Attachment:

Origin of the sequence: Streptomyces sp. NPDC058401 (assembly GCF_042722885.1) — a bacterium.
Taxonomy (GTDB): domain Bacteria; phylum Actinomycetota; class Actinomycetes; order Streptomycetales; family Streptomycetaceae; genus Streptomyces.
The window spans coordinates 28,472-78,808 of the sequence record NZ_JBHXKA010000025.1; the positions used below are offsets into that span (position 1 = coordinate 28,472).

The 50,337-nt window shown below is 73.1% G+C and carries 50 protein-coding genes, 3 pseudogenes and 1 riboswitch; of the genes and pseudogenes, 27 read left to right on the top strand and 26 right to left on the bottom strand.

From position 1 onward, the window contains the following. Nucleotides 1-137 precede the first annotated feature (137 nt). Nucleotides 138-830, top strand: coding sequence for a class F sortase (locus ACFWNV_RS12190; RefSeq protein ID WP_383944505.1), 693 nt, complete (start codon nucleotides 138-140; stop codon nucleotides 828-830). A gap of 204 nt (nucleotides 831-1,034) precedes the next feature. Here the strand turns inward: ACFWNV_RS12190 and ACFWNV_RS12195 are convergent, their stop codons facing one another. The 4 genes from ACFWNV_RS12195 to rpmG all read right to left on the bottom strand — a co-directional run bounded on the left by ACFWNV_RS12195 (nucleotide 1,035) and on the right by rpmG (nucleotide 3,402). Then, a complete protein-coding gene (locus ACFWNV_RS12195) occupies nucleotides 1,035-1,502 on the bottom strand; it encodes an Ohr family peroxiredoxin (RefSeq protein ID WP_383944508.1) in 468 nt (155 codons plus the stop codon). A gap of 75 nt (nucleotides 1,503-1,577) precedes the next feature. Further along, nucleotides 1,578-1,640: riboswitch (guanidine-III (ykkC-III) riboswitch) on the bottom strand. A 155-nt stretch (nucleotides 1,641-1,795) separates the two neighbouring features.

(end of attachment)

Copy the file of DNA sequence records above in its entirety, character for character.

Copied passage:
Origin of the sequence: Streptomyces sp. NPDC058401 (assembly GCF_042722885.1) — a bacterium.
Taxonomy (GTDB): domain Bacteria; phylum Actinomycetota; class Actinomycetes; order Streptomycetales; family Streptomycetaceae; genus Streptomyces.
The window spans coordinates 28,472-78,808 of the sequence record NZ_JBHXKA010000025.1; the positions used below are offsets into that span (position 1 = coordinate 28,472).

The 50,337-nt window shown below is 73.1% G+C and carries 50 protein-coding genes, 3 pseudogenes and 1 riboswitch; of the genes and pseudogenes, 27 read left to right on the top strand and 26 right to left on the bottom strand.

From position 1 onward, the window contains the following. Nucleotides 1-137 precede the first annotated feature (137 nt). Nucleotides 138-830, top strand: coding sequence for a class F sortase (locus ACFWNV_RS12190; RefSeq protein ID WP_383944505.1), 693 nt, complete (start codon nucleotides 138-140; stop codon nucleotides 828-830). A gap of 204 nt (nucleotides 831-1,034) precedes the next feature. Here the strand turns inward: ACFWNV_RS12190 and ACFWNV_RS12195 are convergent, their stop codons facing one another. The 4 genes from ACFWNV_RS12195 to rpmG all read right to left on the bottom strand — a co-directional run bounded on the left by ACFWNV_RS12195 (nucleotide 1,035) and on the right by rpmG (nucleotide 3,402). Then, a complete protein-coding gene (locus ACFWNV_RS12195) occupies nucleotides 1,035-1,502 on the bottom strand; it encodes an Ohr family peroxiredoxin (RefSeq protein ID WP_383944508.1) in 468 nt (155 codons plus the stop codon). A gap of 75 nt (nucleotides 1,503-1,577) precedes the next feature. Further along, nucleotides 1,578-1,640: riboswitch (guanidine-III (ykkC-III) riboswitch) on the bottom strand. A 155-nt stretch (nucleotides 1,641-1,795) separates the two neighbouring features.